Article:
Monday 31 December 2012

The Bigger Picture

The East Riding of Yorkshire is considered by many as a provincial backwater. This ‘riding’ is the least well known of the three traditional constituent parts of the old county of Yorkshire. Whereas the West Riding has the lion's share of the population (with the Leeds-Bradford and Sheffield conurbations), and the North Riding has the greatest preponderance of tourist attractions (including the Yorkshire Dales and North Yorks Moors national parks), the East Riding is thinly populated and geographically off the beaten track. Apart from the port of Hull and the resorts of Bridlington and Filey, for many, the East Riding is a blind spot on the map of northern England. But all of a sudden, things are changing.   

VHEY is a cryptic acronym for the organisation which is responsible for promoting tourism in the region. In fact, is the equally implausible website address. Geographically, the territory that the VHEY tourist body represents roughly equates to the now defunct East Riding of Yorkshire (which was swallowed up by newly created North Yorkshire and Humberside regions in the local government reorganisation of 1974). It occupies an irregular triangle delineated by an imaginary line which joins up York, Hull, Spurn Head, Bridlington, Scarborough and York. The main geomorphological feature are the Yorkshire Wolds, which (for my Dutch readers) are not dissimilar to the undulating ‘uplands’ of South Limburg. The Yorkshire Wolds mark the most northerly limits of chalk in Britain and form a largely homogeneous region of rolling hills, with the Vale of Pickering situated to the north and the low-lying district of Holderness to the south.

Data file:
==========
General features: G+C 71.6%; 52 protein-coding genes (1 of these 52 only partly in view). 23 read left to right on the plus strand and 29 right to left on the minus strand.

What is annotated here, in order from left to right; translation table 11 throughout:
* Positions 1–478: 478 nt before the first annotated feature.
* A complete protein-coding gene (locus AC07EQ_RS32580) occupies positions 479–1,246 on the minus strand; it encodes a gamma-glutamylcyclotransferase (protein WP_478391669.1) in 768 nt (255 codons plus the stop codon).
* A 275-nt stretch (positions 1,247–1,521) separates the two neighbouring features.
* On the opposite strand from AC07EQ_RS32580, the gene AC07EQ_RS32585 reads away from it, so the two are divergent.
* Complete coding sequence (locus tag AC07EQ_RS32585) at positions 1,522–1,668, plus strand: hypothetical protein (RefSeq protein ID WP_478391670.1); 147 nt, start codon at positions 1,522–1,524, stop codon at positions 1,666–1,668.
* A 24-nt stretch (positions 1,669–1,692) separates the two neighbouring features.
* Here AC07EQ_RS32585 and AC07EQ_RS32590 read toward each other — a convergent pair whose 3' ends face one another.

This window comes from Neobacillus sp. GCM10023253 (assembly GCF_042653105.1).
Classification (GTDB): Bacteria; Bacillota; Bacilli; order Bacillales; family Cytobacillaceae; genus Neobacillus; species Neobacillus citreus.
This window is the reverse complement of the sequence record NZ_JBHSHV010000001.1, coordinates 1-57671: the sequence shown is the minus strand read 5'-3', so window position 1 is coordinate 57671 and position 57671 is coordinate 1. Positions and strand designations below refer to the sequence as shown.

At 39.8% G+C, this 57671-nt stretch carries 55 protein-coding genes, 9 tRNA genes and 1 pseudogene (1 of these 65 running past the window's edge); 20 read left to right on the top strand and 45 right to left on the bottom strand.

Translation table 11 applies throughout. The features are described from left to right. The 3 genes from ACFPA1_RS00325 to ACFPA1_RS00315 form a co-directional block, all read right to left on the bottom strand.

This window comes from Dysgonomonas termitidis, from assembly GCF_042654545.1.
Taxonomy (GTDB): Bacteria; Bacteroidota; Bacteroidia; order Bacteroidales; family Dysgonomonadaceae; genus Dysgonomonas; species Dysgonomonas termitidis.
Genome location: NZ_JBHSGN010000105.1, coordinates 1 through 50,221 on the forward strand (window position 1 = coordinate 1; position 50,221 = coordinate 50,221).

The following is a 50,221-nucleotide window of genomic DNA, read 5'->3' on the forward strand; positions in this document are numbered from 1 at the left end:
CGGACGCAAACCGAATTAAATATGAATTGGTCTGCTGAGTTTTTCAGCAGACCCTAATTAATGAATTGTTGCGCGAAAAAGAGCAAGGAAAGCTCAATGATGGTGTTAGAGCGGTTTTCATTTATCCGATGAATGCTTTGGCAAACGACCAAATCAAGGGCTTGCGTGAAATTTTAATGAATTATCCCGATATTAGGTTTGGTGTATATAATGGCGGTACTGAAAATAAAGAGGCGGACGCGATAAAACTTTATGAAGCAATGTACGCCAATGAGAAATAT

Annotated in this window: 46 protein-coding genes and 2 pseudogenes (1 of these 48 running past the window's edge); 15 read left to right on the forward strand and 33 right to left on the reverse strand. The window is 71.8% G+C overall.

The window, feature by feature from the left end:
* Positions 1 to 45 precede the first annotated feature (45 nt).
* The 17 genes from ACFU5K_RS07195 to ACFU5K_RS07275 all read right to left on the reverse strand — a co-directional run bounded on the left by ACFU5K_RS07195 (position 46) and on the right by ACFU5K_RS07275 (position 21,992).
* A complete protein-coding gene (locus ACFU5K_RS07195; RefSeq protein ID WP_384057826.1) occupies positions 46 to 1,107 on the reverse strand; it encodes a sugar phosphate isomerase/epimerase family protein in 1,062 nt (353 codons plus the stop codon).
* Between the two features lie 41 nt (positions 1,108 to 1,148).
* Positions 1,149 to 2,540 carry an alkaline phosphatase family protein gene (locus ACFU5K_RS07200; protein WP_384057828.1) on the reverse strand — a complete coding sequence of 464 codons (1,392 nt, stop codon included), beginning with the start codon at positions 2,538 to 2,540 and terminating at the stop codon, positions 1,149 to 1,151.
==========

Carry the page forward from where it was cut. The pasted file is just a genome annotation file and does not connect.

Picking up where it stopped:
VHEY is now producing lavishly printed brochures promoting the region as one which ‘could have been made for cycling, walking, picnics and exploring’. However, the boost to the tourist trade that VHEY is anticipating is not the result of a dream marketing campaign, but more indirectly due to the efforts of one of Yorkshire’s famous sons, David Hockney.

Though born (1937) and educated in Bradford, as an artist, Hockney is most commonly associated with California. It is his stylised and straightforward acrylics of the Californian landscape and his so-called swimming pool paintings for which he is best known. Throughout his 60-year career, he has also experimented widely with new technologies, for example, photographic landscape composites as an ‘investigation of cubism’. Photocopiers, fax machines and – more recently – the iPad have featured amongst his chosen media.

For much of the last 15 years however - many would say in the twilight of his career – Hockney has been capturing images of the East Riding on canvas, whilst also embracing the opportunities provided by digital technology in this quest. Video installations are the latest addition to this.

Working from a studio in Bridlington, a port and seaside resort which lies on the eastern edge of the Wolds, Hockney has been producing monumental landscape paintings of various locations in the Wolds, returning at various points throughout the year to provide immense ‘snapshots’ of the four seasons. Amongst his most popular locations are Woldgate and Thixendale, but also the village of Bigger, which – as a play on words – was used as the title of his most recent exhibition of the project, The Bigger Picture.

Hockney was invited to stage an exhibition of these works – which in any other mortal’s book would represent a lifetime’s work, so copious is his output -  at the RoyalAcademy in London in 2012, where it attracted record sell-out audiences. The exhibition has since been taken on tour to Bilbao (Guggenheim) and Cologne (Ludwig Museum).

No wonder the popularity of Hockney’s fascinating works, which feature the sweeping vistas, the majestic skyscapes and the rolling hillsides that predominate this rural backwater have not only been attracting art-lovers, but also the attention of marketing people keen to expand tourism in the region.

The exhibition runs in Cologne until 3 February 2013.
See also: 
Spot the Difference